Dog’s mercury, mercurialis perennis, is beginning to erupt from the woodland floor at Holywell Dene. This is a typical plant of ancient woodlands and so it is a good indicator of the age of the woodland here.
It’s not a particularly spectacular plant but I like its fresh green colour which is striking at this time of year, as well as the serrated edges to each leaf.
Dog’s Mercury is a harbinger of the other woodland flowers that are soon to come.
And even though Common Gorse, ulex europaeus, seems nearly to be in flower all year round, some plants are beginning to flower more strongly again now it’s almost spring.
One possible reason Gorse flowers throughout the year is as a strategy against insect pests, albeit the happily plant plays host to a myriad of invertebrate species.
The plant is also a favourite of Stonechats, Yellowhammers and Whinchats (whin is colloquialism for Gorse).
This is one of two Swift nest boxes I ordered from John Stimpson, via the Swift Conservation website, just in time for national nest box week. The boxes are the proven “Zeist” design so hopefully in a few years we might have some Swifts nesting along one side of the house. If not, I have a couple of alternative locations in mind.
I have always been fascinated by Swifts (as many other birders are) so it was fantastic to move to an area dominated by 1930’s houses, which seem to suit these birds more. It’s a shame that like so many other species, they have undergone such a marked decline in this country…so any help we give can make a difference.
The boxes come with ready-made nest forms and this helps with the uptake of the boxes apparently, as does playing Swift calls when the birds are prospecting for new nest sites.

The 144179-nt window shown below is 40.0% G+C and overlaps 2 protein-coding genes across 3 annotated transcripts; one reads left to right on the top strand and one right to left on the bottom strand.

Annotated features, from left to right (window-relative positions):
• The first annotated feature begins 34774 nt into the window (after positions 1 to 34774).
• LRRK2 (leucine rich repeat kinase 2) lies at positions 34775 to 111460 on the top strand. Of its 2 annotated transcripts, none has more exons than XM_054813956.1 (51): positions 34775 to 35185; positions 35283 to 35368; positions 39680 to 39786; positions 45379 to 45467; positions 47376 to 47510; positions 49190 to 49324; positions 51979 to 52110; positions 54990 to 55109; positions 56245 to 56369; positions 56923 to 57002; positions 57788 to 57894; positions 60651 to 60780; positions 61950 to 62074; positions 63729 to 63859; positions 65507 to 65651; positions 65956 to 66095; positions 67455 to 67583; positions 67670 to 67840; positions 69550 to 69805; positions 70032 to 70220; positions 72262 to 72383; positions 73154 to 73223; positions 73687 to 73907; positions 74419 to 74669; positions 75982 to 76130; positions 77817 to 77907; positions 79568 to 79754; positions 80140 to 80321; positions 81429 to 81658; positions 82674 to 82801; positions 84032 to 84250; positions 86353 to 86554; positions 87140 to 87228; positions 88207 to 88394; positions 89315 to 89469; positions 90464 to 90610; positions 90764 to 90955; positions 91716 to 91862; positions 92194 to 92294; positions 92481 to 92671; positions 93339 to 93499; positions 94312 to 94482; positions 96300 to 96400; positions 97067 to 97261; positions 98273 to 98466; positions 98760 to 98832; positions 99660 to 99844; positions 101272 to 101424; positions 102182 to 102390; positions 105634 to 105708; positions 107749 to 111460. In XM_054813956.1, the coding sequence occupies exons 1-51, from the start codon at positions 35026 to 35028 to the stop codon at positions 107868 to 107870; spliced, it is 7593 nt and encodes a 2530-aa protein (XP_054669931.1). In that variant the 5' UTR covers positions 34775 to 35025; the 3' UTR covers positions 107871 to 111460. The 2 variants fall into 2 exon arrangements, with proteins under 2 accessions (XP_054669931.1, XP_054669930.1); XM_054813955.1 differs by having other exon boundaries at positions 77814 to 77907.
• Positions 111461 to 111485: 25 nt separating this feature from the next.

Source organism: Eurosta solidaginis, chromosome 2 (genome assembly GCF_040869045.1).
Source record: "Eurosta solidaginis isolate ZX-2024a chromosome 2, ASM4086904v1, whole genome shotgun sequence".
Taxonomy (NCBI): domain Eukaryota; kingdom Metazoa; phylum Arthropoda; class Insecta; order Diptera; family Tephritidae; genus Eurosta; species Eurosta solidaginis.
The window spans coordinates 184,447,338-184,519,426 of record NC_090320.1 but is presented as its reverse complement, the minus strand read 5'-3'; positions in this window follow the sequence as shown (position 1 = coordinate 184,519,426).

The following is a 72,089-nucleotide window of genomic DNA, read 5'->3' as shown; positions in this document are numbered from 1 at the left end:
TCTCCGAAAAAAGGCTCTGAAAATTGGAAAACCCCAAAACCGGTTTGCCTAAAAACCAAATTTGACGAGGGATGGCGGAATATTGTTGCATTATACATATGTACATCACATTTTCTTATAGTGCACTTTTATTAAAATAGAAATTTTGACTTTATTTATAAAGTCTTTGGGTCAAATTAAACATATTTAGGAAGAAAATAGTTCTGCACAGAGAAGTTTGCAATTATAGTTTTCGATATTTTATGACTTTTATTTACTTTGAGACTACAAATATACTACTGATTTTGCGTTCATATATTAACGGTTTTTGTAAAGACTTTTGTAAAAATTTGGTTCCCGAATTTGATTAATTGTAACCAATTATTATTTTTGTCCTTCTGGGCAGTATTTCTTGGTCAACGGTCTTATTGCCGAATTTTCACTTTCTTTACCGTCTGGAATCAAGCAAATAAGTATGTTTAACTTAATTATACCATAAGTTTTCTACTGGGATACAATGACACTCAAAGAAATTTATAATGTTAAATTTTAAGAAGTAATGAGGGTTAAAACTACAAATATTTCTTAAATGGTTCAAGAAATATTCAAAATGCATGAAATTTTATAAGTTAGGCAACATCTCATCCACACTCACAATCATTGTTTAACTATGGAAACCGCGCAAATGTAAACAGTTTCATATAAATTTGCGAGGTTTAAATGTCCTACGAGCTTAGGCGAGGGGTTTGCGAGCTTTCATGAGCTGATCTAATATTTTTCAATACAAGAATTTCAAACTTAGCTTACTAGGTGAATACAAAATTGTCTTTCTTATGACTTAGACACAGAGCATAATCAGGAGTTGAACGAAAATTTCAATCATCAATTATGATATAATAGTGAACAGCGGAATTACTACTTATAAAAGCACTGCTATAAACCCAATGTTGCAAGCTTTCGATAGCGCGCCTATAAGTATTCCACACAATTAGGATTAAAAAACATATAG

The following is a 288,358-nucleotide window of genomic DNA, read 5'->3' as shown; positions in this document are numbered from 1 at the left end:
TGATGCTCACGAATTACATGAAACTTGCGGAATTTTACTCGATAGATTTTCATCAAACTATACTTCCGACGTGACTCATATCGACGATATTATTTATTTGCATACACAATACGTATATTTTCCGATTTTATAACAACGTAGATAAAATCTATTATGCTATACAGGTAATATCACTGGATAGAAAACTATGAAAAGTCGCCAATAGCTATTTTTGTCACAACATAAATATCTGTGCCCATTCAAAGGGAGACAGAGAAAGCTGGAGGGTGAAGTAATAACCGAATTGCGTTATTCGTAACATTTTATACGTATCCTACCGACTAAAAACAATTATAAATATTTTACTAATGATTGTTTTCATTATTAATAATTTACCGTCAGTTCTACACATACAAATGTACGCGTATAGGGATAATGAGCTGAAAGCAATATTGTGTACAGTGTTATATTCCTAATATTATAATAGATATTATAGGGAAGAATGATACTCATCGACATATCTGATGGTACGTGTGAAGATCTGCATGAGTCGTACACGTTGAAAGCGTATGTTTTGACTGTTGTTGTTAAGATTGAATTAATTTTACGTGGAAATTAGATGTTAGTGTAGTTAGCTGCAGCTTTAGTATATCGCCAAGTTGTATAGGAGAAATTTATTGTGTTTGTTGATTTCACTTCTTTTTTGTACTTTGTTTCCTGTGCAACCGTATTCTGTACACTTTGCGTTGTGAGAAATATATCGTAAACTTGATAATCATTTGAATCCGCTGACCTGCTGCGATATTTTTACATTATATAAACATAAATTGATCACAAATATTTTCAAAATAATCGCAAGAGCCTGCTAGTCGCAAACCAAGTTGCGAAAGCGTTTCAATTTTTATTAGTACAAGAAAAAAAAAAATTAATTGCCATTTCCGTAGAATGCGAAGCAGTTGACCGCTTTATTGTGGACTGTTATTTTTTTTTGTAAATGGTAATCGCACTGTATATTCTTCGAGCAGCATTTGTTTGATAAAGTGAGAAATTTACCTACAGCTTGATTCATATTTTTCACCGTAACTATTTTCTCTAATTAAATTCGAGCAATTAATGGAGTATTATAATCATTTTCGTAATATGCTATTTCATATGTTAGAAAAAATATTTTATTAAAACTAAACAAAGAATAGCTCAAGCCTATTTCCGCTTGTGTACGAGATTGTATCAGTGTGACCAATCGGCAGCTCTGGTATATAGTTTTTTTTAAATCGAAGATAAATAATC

Snowdrops are in full bloom on my work patch at St Nicholas Park. I keep popping along at lunch time to see if the frogs have returned yet to breed…the only thing in the large pond this week was a discarded mountain bike. I think it is still too cold as most days the pond has been frozen but it won’t be long now, especially if it warms up this weekend.
The Snowdrops are very pretty however and the bird life has also been very interesting, with a lone Redwing spotted twice this week and plenty of tits and finches too.
The small nature reserve punches well above its weight in many respects, particularly the diversity of its invertebrate life. I am trying not to wish the time ’til warmer days away too much but I am looking forward to the first butterflies, bumblebees and other solitary bees and wasps.
The lungwort (pulmonaria officinalis) in the garden is beginning to come into condition, with the leaves looking good and flower buds beginning to show. But one of my plants is even beginning to flower, which is about three weeks early.
Despite the mild winter it has been relatively cold recently and there’s not much chance of seeing any bumblebee queens in the next fortnight so hopefully the rest of the lungwort will remain in bud until then.
Elsewhere there are a few crocuses in flower but no sign of the bulbs I planted last autumn…I think they may have rotted in the sodden weather!